International Alliance Vows to Intensify Opposition in Eight Countries to
  Ecuador's OCP Oil Pipeline

 Amazon Pipeline Downgraded by Moody's: Criticized Again by the World Bank

 Sassenberg, Germany --- Representatives from more than forty
 non-governmental organizations from eight countries, along with German
 parliamentarians and political party activists, concluded a 3-day summit
 today in Sassenberg on the growing environmental and social problems caused
 by the new oil pipeline in Ecuador--one of the World's most controversial
 projects. The participants vowed to intensify the international campaign
 against the Ecuador Heavy Crude Oil Pipeline (Oleoducto Crudos Pesados,

 The OCP pipeline has been embroiled in protests since it broke ground more
 than 15 months ago. In October 2002, one of the two financial rating
 agencies for the project, Moody's, downgraded the OCP's investment rating to
 borderline junk status (Baa3) citing, inter alia, growing environmental,
 political and economic risks.

 The participants of the Summit made plans for stepping up the campaign in
 the home countries of the OCP consortium members, which include: EnCana
 (Canada, 31.4% share), Repsol-YPF (Spain, 25.6%), Pecom Energia (Argentina,
 15%), Occidental Petroleum (U.S., 12.2%), ENI-AGIP (Italy, 7.5%), Techint
 (Argentina, 4.1%), Perenco (UK, 4.0%).  The international campaign will also
 step up efforts to urge withdrawal of financial support for OCP  by  an
 international consortium of banks, insurance companies and pension funds
 from Germany, Italy, Spain, the United Kingdom, Portugal and the United
 States.  Any further deterioration in the financial rating of OCP could lead
 to withdrawal of US insurance companies and pension fund investors, which
 legally cannot maintain large holdings in debt securities rated below
 'investment grade.'

 OCP would transport heavy crude from Ecuador's biodiversity rich Amazon
 rainforest region to the Pacific Coast. The pipeline route cuts through
 seven legally protected national parks and reserves, including a World Bank
 financed biodiversity project. In order to fill OCP, oil production is
 expected to double in Ecuador, with tremendous impacts on indigenous peoples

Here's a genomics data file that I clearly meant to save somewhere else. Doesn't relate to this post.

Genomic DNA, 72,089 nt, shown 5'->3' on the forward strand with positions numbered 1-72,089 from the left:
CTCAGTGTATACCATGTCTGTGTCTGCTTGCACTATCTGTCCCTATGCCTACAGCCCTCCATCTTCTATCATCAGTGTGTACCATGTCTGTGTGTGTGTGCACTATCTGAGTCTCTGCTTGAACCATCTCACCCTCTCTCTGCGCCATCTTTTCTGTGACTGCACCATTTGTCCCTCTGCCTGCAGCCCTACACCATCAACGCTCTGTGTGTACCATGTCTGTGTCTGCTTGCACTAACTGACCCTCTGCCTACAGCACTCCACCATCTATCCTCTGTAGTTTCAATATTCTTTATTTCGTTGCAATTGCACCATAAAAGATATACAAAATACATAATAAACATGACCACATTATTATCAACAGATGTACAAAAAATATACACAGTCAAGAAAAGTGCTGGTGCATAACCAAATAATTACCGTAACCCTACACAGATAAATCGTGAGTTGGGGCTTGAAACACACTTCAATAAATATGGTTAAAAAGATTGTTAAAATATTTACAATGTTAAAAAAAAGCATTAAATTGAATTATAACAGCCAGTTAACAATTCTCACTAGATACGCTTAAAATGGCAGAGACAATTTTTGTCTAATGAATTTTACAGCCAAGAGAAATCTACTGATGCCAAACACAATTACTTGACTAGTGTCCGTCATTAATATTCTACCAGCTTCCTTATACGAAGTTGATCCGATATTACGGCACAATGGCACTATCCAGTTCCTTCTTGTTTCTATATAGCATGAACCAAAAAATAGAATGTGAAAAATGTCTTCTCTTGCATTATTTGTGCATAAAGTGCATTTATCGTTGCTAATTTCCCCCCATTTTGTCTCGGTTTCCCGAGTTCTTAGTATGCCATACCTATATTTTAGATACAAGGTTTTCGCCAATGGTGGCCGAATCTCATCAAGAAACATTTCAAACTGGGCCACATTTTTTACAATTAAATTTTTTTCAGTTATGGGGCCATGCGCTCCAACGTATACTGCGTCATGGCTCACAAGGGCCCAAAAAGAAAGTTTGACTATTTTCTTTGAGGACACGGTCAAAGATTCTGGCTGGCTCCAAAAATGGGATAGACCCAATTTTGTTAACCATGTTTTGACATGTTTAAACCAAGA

and intact forests in the Amazon rainforest as well as along the 300-mile
 pipeline corridor to the sea.

 The International NGO meeting took place in the province of North Rhine
 Westphalia in Germany because of growing public outrage over the
 environmental and social negligence of the lead syndicator of the OCP loans,
 the West Deutsche Landesbank (West LB). West LB is 43% owned by the
 provincial government of North Rhine Westphalia.

 Groups taking part in the meeting reviewed evidence of continuing
 environmental, social, and human rights abuses associated with the pipeline.
 Despite a growing public protest over the past year, OCP and West LB as well
 as major financial partners such as the Italian Banca Nazionale del Lavoro
 have continued to ignore basic good international practice concerning the
 environment and social impacts.

 West LB has publicly stated several times that compliance by OCP with World
 Bank standards is a condition of its financing which, if violated, could
 trigger a recall of the OCP loans. The summit participants noted that on
 November 7, 2002, two Vice Presidents of the World Bank wrote Andy
 Patterson, OCP CEO, reiterating that OCP should either stop claiming
 compliance with World Bank standards, or obtain independent verification of
 compliance, which to date not occurred.

 "The public needs to know that West LB, OCP and finance consortium banks
 such as the Italian Banca Nazionale del Lavouro (BNL), continue to make
 blatantly false statements that the pipeline meets World Bank environmental
 standards. Such statements directly contradict several independent field
 studies over the past six months which all documented massive violations of
 World Bank guidelines," said Bruce Rich of Environmental Defense, a major US

 In response to the egregious lack of environmental and social due diligence
 by OCP and West LB, the Sassenberg summit is vowing to escalate the
 international civil society campaign to alert investors, governments and
 financial rating agencies to the growing financial and reputational risks
 of this project. The Sassenberg Summit condemned the OCP Consortium's
 attempts to hastily complete pipeline construction, a move which has led to growing
 protests by groups in Ecuador as well as in countries where the consortium
 companies and supporting banks have their headquarters.

 The Sassenberg International Civil Society Stakeholders' meeting took place
 at the same time as OCP organized a closed door event in Coral Gables
 Florida that OCP has called a "stakeholders' scoping meeting."

 "All of the Sassenberg participants agreed that the Florida meeting was just
 the latest of OCP's misrepresentations and evasions. Most of the civil
 society  stakeholder groups who have been involved in this issue were in the
 Sassenberg event --- groups with more than a million members from Ecuador
 and seven other countries," said Jaroslava Colajacomo, a delegate from the
 OCP campaign led by twelve major Italian groups, including Greenpeace and
 Friends of the Earth Italy.  The Italian Campaign will intensify protests
 against Italian OCP financer BNI and Consortium member ENI-AGIP.

 Natalia Arias, representing Accion Ecologica, an Ecuadorian national
 environmental organization, said "we came here to support the rapidly
 expanding international campaign that will carry the concerns of affected
 groups in Ecuador who are demanding that investors withdraw from such an
 environmentally and socially risky project."

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